8A.3 Cold-season precipitation bands—radar structure and particle growth mechanisms

Tuesday, 27 September 2011: 11:00 AM
Monongahela Room (William Penn Hotel)
David M. Plummer, University of Illinois, Urbana, IL; and G. McFarquhar, R. M. Rauber, B. F. Jewett, K. R. Knupp, and D. Leon

The Profiling Of Winter Storms (PLOWS) field project took place in the 2009 and 2010 winters to study the structure of mid-latitude cyclones in the central United States. Intensive observations were made of cyclones and embedded features such as precipitation bands, resulting in a large set of airborne and ground-based radar observations and in situ microphysical measurements documenting these structures at very high resolution.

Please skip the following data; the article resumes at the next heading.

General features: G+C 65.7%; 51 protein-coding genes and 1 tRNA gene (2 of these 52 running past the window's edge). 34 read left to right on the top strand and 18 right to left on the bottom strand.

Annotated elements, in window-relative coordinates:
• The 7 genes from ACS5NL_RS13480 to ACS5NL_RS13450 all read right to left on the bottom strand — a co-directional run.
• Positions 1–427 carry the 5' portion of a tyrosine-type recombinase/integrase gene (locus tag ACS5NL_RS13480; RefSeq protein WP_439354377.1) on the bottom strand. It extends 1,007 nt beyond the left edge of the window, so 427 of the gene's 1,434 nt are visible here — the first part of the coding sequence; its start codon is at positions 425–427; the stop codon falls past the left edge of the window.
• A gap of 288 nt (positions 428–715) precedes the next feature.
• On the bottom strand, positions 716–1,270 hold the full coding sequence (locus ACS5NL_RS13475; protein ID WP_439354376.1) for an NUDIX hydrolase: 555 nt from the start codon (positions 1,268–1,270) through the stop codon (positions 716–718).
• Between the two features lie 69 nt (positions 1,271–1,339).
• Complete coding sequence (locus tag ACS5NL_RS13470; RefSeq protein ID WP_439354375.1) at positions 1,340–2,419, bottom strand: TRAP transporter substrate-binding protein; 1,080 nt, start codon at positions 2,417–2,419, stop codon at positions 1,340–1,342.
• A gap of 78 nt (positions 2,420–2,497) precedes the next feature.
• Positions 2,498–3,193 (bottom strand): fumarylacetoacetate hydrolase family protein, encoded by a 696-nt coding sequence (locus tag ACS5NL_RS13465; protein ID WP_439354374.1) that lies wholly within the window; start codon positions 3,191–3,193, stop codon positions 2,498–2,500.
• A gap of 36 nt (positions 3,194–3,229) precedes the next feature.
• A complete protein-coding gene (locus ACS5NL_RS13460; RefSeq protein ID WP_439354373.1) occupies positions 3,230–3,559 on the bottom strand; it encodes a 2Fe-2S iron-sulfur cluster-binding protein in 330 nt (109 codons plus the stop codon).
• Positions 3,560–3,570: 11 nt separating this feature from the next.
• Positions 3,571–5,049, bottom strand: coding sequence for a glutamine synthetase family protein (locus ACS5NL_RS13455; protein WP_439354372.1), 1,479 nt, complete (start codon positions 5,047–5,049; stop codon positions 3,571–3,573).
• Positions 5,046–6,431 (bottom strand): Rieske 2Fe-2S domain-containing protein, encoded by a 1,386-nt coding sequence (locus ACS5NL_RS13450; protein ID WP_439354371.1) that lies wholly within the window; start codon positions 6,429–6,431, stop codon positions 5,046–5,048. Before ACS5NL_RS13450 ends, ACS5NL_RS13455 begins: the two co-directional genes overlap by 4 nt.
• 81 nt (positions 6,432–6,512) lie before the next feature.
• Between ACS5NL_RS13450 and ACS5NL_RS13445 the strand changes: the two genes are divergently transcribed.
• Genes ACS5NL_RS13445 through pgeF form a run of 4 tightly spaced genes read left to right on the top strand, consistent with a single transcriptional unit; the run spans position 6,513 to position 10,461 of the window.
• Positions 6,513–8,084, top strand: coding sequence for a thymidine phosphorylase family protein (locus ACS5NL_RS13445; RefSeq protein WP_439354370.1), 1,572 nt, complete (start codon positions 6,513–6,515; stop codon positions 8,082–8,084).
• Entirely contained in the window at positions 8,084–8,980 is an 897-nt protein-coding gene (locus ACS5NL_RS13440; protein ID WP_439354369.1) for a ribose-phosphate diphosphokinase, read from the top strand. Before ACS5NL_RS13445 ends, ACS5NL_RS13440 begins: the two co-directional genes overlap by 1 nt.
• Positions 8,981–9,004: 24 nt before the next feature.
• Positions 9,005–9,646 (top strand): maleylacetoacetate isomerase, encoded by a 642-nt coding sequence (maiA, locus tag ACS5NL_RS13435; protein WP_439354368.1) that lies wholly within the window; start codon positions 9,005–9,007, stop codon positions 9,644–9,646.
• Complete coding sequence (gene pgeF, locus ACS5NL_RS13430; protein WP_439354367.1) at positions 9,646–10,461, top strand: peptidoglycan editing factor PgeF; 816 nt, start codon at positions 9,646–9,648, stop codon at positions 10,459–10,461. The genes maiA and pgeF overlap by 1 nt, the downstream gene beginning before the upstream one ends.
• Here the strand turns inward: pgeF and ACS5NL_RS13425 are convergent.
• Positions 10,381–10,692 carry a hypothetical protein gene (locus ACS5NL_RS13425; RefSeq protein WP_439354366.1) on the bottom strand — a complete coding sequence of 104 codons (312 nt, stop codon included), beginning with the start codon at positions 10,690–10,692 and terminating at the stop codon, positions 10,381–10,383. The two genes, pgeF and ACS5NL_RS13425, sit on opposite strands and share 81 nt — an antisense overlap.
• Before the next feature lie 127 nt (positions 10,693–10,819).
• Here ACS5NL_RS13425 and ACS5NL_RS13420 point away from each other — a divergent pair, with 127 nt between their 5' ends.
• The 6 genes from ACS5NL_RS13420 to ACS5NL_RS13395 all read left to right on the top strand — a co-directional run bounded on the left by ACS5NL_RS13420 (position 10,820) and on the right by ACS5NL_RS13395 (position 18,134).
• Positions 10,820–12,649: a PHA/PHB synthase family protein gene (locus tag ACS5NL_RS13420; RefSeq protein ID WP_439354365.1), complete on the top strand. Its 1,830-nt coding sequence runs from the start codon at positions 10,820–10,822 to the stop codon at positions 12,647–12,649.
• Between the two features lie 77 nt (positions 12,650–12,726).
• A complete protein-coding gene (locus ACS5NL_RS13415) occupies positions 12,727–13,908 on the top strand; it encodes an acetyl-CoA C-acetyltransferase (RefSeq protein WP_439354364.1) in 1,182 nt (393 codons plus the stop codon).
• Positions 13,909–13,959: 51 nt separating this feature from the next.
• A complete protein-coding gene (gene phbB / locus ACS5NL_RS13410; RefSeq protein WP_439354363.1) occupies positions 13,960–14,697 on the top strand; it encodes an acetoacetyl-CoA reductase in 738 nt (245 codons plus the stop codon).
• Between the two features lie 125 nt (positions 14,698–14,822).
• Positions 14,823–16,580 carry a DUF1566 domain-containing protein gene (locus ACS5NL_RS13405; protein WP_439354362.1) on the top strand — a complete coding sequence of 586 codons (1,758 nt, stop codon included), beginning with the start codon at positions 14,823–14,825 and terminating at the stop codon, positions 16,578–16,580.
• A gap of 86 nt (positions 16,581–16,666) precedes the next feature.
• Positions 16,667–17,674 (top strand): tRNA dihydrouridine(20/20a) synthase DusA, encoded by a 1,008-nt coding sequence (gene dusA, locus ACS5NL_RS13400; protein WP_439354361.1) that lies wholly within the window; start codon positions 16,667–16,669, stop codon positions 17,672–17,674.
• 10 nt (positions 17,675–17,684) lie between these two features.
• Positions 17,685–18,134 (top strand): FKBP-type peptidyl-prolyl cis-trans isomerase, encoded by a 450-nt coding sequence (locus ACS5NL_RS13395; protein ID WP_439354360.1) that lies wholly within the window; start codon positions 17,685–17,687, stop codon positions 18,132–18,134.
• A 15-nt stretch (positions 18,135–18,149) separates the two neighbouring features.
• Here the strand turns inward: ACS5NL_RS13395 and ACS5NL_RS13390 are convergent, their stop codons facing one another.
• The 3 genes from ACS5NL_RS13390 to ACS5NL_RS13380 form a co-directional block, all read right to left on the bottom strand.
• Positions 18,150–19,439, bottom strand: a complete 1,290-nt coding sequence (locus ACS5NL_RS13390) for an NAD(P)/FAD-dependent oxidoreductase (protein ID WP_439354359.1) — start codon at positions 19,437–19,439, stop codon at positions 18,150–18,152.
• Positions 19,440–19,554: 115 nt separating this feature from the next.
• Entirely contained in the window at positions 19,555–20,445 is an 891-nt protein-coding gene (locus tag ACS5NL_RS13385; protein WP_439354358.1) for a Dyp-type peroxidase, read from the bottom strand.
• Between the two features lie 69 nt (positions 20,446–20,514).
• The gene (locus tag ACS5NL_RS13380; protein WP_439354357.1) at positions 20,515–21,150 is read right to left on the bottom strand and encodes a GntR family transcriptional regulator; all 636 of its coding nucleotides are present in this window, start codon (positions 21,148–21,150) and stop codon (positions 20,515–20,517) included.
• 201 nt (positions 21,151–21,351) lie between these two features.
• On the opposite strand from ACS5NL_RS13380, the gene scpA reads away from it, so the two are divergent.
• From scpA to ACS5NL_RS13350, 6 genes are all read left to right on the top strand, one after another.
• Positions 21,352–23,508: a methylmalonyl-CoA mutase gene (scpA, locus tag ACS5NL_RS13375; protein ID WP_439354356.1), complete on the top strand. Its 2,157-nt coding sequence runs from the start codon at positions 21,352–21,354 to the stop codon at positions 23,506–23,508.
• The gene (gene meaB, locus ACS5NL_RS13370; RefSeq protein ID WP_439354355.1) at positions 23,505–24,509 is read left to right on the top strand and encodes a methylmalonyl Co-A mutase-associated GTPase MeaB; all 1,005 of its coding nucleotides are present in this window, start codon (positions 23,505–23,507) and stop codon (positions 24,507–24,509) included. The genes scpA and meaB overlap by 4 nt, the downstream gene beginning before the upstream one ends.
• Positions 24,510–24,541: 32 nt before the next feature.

Radar reflectivity and vertical air velocity were measured by the University of Wyoming Cloud Radar (aboard the National Center for Atmospheric Research C-130 aircraft) as well as from a ground-based X-band profiling radar. In situ microphysical measurements, in conjunction with these radar measurements, are used here to describe the structural characteristics of banded precipitation features. We focus particularly on precipitation bands developing at the interface between the mid-tropospheric dry slot and the moist airstream to its north and east. We compare these with those occurring further within the moist airstream. Our analyses focus on ice particle growth mechanisms associated with precipitation banding and their relationship to the observed radar reflectivity enhancement characteristic of these features. Analyses will concentrate primarily on the cyclone observed on 14-15 February 2010, although results will be briefly presented from other PLOWS cases.

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